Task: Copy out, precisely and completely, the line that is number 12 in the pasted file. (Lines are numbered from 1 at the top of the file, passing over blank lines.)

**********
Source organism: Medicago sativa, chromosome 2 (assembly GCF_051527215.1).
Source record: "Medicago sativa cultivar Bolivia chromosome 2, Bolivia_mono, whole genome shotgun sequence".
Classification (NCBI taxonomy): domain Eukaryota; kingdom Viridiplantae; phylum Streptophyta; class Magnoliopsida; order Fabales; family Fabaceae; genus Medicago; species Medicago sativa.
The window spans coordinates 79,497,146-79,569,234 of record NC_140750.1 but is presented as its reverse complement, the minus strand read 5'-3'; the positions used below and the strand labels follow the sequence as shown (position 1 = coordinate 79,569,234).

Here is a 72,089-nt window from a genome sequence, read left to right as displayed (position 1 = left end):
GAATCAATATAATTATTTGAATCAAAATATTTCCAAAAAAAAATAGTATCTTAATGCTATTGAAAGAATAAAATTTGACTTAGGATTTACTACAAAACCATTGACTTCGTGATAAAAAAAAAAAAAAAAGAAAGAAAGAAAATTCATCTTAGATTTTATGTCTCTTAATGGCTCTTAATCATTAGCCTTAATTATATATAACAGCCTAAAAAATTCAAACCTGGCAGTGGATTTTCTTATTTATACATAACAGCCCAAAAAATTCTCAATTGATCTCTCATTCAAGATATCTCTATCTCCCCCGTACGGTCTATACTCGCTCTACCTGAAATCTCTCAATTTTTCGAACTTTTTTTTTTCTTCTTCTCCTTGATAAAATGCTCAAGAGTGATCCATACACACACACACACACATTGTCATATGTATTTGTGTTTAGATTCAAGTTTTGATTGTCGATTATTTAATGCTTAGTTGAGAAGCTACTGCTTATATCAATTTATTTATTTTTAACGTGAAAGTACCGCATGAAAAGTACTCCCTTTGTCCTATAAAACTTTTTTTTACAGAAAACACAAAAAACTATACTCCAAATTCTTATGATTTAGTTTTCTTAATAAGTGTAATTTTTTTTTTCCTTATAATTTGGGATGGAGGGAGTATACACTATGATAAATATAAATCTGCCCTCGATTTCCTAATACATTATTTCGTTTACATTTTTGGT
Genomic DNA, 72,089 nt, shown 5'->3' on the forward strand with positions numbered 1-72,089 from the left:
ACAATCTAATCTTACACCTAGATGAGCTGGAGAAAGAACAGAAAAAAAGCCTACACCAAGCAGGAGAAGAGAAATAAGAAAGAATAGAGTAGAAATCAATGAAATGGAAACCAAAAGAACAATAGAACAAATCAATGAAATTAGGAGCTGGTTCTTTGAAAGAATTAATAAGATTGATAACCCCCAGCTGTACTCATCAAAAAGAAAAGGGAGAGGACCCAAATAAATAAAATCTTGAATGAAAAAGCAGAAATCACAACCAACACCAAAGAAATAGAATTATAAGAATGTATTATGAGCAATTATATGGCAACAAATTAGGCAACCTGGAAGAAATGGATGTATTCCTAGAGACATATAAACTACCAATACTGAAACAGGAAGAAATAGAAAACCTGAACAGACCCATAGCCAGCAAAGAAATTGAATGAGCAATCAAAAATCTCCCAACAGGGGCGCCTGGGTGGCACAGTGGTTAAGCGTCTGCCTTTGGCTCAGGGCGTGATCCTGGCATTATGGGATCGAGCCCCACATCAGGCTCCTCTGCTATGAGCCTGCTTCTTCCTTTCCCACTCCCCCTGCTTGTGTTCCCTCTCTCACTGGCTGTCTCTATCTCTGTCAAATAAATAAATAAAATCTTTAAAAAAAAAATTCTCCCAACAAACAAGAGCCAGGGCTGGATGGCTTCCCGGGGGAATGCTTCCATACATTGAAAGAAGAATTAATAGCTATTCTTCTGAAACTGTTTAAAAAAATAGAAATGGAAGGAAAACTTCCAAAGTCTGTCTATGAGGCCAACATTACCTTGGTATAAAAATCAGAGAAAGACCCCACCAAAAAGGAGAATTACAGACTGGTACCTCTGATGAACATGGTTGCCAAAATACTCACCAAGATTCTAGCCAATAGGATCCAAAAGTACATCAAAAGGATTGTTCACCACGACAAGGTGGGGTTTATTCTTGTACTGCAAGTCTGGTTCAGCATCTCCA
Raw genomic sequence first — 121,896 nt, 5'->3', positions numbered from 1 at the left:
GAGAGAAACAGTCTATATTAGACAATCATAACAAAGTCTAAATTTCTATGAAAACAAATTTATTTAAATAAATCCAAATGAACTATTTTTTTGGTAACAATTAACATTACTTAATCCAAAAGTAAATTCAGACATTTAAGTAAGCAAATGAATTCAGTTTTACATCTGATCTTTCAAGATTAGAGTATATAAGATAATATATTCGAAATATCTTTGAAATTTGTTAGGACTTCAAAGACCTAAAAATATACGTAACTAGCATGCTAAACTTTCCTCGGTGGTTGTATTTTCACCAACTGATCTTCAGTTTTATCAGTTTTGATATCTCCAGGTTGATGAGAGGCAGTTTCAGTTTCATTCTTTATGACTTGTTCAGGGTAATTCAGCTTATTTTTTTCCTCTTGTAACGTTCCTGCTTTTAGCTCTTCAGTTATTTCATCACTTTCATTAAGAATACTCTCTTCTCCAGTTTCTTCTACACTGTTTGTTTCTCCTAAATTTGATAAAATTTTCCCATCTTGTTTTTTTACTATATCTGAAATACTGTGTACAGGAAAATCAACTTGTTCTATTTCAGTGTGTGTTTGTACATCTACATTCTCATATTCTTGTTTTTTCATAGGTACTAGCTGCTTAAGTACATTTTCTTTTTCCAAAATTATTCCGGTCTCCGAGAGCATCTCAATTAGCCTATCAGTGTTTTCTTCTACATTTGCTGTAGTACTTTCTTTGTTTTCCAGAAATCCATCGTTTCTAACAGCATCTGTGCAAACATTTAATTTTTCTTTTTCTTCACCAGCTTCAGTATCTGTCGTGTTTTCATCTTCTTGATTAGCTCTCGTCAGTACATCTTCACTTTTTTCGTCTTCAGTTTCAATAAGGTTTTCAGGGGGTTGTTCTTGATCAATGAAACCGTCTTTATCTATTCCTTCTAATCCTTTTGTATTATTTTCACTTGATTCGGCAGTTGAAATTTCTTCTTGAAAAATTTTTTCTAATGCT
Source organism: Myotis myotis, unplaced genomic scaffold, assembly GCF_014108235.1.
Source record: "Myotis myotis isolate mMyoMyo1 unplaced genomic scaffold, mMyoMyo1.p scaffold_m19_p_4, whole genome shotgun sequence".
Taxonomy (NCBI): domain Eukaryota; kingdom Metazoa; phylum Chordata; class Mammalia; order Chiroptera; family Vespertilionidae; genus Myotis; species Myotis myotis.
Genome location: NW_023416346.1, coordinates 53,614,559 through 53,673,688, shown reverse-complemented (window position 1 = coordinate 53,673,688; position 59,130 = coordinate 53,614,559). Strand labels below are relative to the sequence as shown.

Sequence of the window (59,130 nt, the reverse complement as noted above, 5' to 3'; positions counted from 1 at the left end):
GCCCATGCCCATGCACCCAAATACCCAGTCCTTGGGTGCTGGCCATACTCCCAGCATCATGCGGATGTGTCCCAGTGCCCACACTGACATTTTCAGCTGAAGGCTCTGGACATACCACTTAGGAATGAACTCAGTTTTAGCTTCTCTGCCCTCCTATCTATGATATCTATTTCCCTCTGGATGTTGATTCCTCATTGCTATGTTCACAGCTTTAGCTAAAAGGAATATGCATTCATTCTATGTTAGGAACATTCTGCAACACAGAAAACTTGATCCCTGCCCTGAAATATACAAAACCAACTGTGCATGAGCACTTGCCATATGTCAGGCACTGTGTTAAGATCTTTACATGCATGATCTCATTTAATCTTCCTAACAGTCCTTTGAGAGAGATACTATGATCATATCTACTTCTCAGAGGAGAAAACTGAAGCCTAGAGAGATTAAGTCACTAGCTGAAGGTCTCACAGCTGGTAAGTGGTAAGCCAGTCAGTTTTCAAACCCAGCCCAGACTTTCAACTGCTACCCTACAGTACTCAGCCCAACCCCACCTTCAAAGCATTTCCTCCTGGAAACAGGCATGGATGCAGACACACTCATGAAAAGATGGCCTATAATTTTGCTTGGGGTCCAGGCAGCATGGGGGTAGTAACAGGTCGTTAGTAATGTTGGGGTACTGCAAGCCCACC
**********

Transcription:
Source record: "Myotis myotis isolate mMyoMyo1 unplaced genomic scaffold, mMyoMyo1.p scaffold_m19_p_4, whole genome shotgun sequence".